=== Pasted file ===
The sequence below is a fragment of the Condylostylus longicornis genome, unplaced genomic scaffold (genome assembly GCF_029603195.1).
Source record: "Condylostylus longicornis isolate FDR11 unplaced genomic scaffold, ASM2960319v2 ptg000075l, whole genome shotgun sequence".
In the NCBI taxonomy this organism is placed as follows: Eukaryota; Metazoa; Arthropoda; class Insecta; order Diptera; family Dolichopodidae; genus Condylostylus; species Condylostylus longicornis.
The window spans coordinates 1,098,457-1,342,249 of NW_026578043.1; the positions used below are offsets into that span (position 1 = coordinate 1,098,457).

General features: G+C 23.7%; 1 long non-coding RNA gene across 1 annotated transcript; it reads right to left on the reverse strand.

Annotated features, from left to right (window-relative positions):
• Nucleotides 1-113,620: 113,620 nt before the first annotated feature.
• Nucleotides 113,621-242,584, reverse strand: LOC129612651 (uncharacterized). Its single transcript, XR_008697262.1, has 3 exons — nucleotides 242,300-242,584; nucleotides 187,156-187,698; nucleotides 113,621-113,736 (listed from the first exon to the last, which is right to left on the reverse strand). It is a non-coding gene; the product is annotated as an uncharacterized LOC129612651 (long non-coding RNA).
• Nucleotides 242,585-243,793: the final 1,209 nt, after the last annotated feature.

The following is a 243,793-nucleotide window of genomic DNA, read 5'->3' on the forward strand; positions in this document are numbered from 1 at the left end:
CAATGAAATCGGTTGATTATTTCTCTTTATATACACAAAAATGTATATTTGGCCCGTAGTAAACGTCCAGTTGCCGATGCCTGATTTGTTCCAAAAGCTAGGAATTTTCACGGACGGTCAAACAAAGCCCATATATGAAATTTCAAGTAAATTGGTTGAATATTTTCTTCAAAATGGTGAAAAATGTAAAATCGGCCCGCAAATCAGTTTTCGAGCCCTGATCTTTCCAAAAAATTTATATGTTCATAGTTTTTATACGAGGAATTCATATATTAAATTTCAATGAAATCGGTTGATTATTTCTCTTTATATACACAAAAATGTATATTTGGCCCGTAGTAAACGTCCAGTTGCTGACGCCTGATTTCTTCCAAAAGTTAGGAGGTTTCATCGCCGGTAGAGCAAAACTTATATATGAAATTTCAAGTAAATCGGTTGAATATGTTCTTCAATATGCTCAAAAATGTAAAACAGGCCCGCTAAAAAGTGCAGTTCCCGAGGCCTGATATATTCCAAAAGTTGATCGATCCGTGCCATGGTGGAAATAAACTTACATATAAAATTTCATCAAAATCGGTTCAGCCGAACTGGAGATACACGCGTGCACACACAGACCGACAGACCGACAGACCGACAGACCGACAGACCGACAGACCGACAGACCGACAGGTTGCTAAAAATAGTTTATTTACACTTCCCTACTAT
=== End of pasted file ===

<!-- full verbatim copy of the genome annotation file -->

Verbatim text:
The sequence below is a fragment of the Condylostylus longicornis genome, unplaced genomic scaffold (genome assembly GCF_029603195.1).
Source record: "Condylostylus longicornis isolate FDR11 unplaced genomic scaffold, ASM2960319v2 ptg000075l, whole genome shotgun sequence".
In the NCBI taxonomy this organism is placed as follows: Eukaryota; Metazoa; Arthropoda; class Insecta; order Diptera; family Dolichopodidae; genus Condylostylus; species Condylostylus longicornis.
The window spans coordinates 1,098,457-1,342,249 of NW_026578043.1; the positions used below are offsets into that span (position 1 = coordinate 1,098,457).

General features: G+C 23.7%; 1 long non-coding RNA gene across 1 annotated transcript; it reads right to left on the reverse strand.

Annotated features, from left to right (window-relative positions):
• Nucleotides 1-113,620: 113,620 nt before the first annotated feature.
• Nucleotides 113,621-242,584, reverse strand: LOC129612651 (uncharacterized). Its single transcript, XR_008697262.1, has 3 exons — nucleotides 242,300-242,584; nucleotides 187,156-187,698; nucleotides 113,621-113,736 (listed from the first exon to the last, which is right to left on the reverse strand). It is a non-coding gene; the product is annotated as an uncharacterized LOC129612651 (long non-coding RNA).
• Nucleotides 242,585-243,793: the final 1,209 nt, after the last annotated feature.

The following is a 243,793-nucleotide window of genomic DNA, read 5'->3' on the forward strand; positions in this document are numbered from 1 at the left end:
CAATGAAATCGGTTGATTATTTCTCTTTATATACACAAAAATGTATATTTGGCCCGTAGTAAACGTCCAGTTGCCGATGCCTGATTTGTTCCAAAAGCTAGGAATTTTCACGGACGGTCAAACAAAGCCCATATATGAAATTTCAAGTAAATTGGTTGAATATTTTCTTCAAAATGGTGAAAAATGTAAAATCGGCCCGCAAATCAGTTTTCGAGCCCTGATCTTTCCAAAAAATTTATATGTTCATAGTTTTTATACGAGGAATTCATATATTAAATTTCAATGAAATCGGTTGATTATTTCTCTTTATATACACAAAAATGTATATTTGGCCCGTAGTAAACGTCCAGTTGCTGACGCCTGATTTCTTCCAAAAGTTAGGAGGTTTCATCGCCGGTAGAGCAAAACTTATATATGAAATTTCAAGTAAATCGGTTGAATATGTTCTTCAATATGCTCAAAAATGTAAAACAGGCCCGCTAAAAAGTGCAGTTCCCGAGGCCTGATATATTCCAAAAGTTGATCGATCCGTGCCATGGTGGAAATAAACTTACATATAAAATTTCATCAAAATCGGTTCAGCCGAACTGGAGATACACGCGTGCACACACAGACCGACAGACCGACAGACCGACAGACCGACAGACCGACAGACCGACAGACCGACAGGTTGCTAAAAATAGTTTATTTACACTTCCCTACTAT